The Auto Train’s particular route has been key to its success for decades. It takes travelers between two popular tourist destinations, D.C. and Orlando, the latter being a year-round favorite because of the access it provides to Disney World, other theme parks and beaches.

“Our biggest customer segment is snowbirds,” said Eliot Hamlisch, Amtrak’s executive vice president and chief commercial officer, referring to Northeast residents who escape the winter by vacationing in the South. Another sizable segment, families, enjoy being able to use their own car seats and vehicles, filled with all the children’s toys and gear, at their destination.

But perhaps most important, the Auto Train parallels a vast stretch of Interstate 95, where traffic and infrastructure have worsened over the years, making for an often-miserable driving experience. “There are a lot of highways that I don’t like to spend a lot of time on,” Hamlisch said. “I-95 is certainly one of them.”

Even back in 1970, the Rail Passenger Service Act stated that “rail passenger service can help to end the congestion on our highways and the overcrowding of airways and airports.”

“The Auto Train, as I understand it, has grown in popularity particularly on that one route because of the sheer congestion that people face on driving down the I-95,” Little said. “A lot of people are prepared to pay for the convenience.”

That convenience is so attractive to some people that the Auto Train draws customers far from its terminals. Little said he knows someone who is enamored of train travel and drives from Michigan to the Lorton station, and on the other end continues driving down to Miami.

“I think it’s gotten worse,” Auto Train fan Bobbi Dempsey said about driving conditions on I-95, citing construction, accidents, delays and texting while driving. Dempsey, a content specialist based in Hazleton, Pa., estimates she’s taken the Auto Train 12 to 15 times. It takes her about three hours to drive from Hazleton to Lorton, and she said she’s met fellow travelers who have driven from as far away as Upstate New York and Canada.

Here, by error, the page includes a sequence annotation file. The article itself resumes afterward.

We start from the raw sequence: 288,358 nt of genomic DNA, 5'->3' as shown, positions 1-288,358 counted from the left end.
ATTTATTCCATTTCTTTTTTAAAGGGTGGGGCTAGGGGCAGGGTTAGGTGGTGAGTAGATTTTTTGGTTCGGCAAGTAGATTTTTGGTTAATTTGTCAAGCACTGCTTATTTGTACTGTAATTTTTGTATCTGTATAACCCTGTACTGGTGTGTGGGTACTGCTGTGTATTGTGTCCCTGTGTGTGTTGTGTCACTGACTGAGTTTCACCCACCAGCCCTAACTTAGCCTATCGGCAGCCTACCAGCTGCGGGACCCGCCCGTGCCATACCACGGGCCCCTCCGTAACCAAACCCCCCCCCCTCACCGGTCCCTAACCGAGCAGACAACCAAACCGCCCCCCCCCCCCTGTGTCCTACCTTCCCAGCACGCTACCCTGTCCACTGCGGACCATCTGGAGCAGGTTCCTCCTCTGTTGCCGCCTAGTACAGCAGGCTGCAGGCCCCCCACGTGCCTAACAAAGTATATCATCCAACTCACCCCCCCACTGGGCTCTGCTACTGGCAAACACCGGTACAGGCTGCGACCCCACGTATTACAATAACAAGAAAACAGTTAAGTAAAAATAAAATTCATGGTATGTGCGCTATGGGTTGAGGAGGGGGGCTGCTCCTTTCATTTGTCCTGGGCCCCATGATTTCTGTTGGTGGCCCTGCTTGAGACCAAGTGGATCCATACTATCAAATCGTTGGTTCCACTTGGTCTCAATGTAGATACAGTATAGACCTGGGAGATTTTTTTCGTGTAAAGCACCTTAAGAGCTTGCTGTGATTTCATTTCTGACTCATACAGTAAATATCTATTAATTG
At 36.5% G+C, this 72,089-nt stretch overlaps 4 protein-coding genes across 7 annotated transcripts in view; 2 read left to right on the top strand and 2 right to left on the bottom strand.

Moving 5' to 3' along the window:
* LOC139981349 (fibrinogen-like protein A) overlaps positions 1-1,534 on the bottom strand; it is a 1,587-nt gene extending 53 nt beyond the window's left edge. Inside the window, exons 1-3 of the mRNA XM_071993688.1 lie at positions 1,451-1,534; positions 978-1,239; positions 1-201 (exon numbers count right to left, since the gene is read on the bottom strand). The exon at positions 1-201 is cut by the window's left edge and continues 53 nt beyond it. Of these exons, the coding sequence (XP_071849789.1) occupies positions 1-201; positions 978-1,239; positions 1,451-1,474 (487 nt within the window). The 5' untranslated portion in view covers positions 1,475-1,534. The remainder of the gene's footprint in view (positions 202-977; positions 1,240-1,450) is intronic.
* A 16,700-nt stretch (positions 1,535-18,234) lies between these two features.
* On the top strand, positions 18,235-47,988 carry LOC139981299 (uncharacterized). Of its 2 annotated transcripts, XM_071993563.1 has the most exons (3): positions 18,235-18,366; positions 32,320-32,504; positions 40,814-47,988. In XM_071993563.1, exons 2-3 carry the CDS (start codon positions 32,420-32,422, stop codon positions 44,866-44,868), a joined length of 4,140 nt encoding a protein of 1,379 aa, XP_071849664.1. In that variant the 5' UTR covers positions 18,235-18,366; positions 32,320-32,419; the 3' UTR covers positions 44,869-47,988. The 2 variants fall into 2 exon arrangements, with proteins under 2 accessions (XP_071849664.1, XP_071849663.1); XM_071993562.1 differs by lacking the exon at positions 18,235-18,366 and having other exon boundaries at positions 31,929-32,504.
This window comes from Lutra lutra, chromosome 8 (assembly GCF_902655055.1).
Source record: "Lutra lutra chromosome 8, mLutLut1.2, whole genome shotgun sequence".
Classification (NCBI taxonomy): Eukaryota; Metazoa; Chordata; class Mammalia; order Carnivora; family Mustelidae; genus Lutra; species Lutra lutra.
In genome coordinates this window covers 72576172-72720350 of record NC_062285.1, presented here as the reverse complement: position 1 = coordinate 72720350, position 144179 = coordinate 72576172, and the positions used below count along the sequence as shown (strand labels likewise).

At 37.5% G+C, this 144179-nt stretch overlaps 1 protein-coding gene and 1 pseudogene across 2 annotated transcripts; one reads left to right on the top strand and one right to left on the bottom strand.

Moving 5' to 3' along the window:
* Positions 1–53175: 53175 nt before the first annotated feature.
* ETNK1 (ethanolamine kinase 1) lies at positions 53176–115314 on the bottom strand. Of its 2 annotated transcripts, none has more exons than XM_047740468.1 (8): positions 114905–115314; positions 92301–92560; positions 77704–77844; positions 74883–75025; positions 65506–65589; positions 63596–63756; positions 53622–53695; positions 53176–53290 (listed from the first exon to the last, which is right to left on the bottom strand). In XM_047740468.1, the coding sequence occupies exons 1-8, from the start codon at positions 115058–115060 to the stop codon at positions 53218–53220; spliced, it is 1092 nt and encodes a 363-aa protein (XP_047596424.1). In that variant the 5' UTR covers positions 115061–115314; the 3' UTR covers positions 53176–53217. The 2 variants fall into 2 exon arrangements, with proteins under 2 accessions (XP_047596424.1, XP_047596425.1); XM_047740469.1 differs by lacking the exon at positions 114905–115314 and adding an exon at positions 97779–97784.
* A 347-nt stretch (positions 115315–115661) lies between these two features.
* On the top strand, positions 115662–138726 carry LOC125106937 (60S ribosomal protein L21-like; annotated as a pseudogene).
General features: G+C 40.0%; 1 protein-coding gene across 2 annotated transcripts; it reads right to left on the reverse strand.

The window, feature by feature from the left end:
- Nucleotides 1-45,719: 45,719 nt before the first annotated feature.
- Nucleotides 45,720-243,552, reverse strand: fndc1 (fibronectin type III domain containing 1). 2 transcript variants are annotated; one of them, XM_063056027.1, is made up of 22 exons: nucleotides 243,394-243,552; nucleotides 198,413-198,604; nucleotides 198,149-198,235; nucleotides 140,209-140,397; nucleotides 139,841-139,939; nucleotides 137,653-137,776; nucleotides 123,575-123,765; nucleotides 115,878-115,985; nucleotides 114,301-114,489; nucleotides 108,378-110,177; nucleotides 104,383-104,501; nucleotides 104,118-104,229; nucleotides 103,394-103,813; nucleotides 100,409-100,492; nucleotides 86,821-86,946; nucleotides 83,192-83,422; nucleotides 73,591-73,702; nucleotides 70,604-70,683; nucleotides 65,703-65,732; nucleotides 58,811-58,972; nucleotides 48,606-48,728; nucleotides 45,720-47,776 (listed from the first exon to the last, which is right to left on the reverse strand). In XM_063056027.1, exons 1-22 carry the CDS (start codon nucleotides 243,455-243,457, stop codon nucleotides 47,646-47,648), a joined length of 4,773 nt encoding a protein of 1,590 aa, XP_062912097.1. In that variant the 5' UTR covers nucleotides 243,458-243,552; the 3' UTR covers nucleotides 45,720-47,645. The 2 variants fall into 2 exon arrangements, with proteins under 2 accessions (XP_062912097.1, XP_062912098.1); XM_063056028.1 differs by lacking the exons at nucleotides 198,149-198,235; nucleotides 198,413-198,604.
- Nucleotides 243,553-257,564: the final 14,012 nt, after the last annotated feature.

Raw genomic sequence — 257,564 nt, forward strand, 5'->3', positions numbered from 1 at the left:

The length of the trip on the Auto Train is just right, Little said. It spans only one night, unlike some other long-distance routes, like the famously scenic California Zephyr that lasts two nights. Many of Amtrak’s long-distance routes have significant operating losses.

The Auto Train offers other advantages over driving or flying the approximately 900 miles from D.C. to Orlando, Little said. Passengers can sleep and move around in relative comfort; they can also bring much more stuff in their cars than they could on a plane. They don’t need to rent a car upon reaching their destination, and they spare their vehicles wear and tear relative to driving the whole way.

Amtrak has long advertised itself, and the Auto Train specifically, as a solution to high gas prices. One poster, which Amtrak says is probably from the late 1970s — a time when gas prices were spiking to record levels — spoofed a pharmaceutical ad, with the text “Gas Pains? Take Amtrak for Relief!”

Today, the Auto Train is generally a more expensive way to travel than driving or flying, and accordingly, many of its riders are avowed train enthusiasts rather than bargain-seekers. Round-trip fares can run close to $200, or up to the thousands for a private room, though tickets can go on sale for as little as $19 in coach. That doesn’t include the cost of bringing your car, which is required and starts at $450 round-trip for a standard vehicle.

By comparison, driving from Lorton to Sanford and back would cost around $200, according to GasBuddy, plus the likely expense of a night or two in a hotel. A round-trip flight from D.C. to Orlando on a low-cost carrier often ranges from $100 to $200.

The Auto Train is part of some people’s annual travel plans, but it continues to attract new customers, who represent a third of ridership, Hamlisch said.

There’s a novelty to the Auto Train, said Jenna Rose Robbins, a writer in Los Angeles who is originally from Long Island and fondly recalled old Amtrak advertisements saying, “There’s something about a train that’s magic.” She estimates she’s taken the Auto Train three to five times.

“The people who take it for the first time — everyone gets so excited to watch their car go on,” Robbins said. “They take a video.”